What score should I try to earn?
This is a difficult question for many people to answer. Of course, a perfect score of 120 would look good on anyone’s university or job application, but even native speakers may struggle to get a perfect score.
First, you should look at your reason for taking the test.
If you are applying to study at a university, find out what their requirements are. Some universities have a minimum TOEFL score of 100, but others may be as low as 70. Once you know what that requirement is, you should aim for a few points higher than that. For example, if the school has a 75 minimum, try to get an 80.
Second, look at your most recent score.
If you are far from the score you need, then it will most likely require more studying to reach. If you are already pretty close to what you need, look at your section scores. Each section is worth 30 of your 120 total possible points. Remember, you don’t need a perfect score in every section. In most cases, universities will not look at your section scores, just your total test score.
Many people would recommend you start with your lowest section score because it has the most room for improvement. While this may be true, it will also take a lot of work to get your lowest section score to match your highest ones. Other people may say that if you are already good at one section you should focus on that section. Unless the organization you are applying to has minimum score requirements for any specific section, don’t waste time on your lowest section. Both of these arguments have merits, but if you are trying to raise your score quickly, the sections with your highest or lowest scores are probably not the best places to start.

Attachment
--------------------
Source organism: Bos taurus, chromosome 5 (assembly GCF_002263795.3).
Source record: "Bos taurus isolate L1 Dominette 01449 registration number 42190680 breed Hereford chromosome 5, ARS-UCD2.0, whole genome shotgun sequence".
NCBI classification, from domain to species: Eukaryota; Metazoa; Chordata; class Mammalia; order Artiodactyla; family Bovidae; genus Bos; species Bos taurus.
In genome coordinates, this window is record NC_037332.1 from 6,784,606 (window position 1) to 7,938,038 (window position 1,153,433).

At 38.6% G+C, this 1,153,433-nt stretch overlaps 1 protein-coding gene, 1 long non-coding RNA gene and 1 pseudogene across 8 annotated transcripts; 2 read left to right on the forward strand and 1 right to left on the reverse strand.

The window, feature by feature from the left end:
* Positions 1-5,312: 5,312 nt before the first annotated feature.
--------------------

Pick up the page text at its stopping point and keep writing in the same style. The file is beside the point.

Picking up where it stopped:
For example, let’s say a student has a score of 78 with the score broken down by sections as Writing = 18, Speaking = 14, Reading= 24, Listening= 22. Now, if they need at least an 80, they should raise their score by 3 points. Since their Reading score is already strong, they probably would not be able to improve it much quickly. For the same reason, they may not want to focus on Speaking. This appears to be the most difficult section for them, so it will be difficult and may take a lot of time to improve. So, they should focus on one of their middle scores, like Writing. It may be easier to raise the Writing score from 18 to 21 than Speaking from 14 to 17 or Reading from 24 to 27.
Finally, once you know what score you need and what sections to focus on, you should study in an efficient manner.
That is one of the main reasons why our 2-month program is arranged the way it is. Each 2-week segment of the program focuses on one section of the test. The Lectures, Practice Questions, Exercises, and Section Tests are all connected to that section and its question types. This allows you to maximize your effort on improving one section of the test at a time. The weekly Full Tests help you to evaluate your progress in each section, but they also keep you practicing the other sections as you study. The Recommended Questions you are provided with are also determined by your Mock Test results.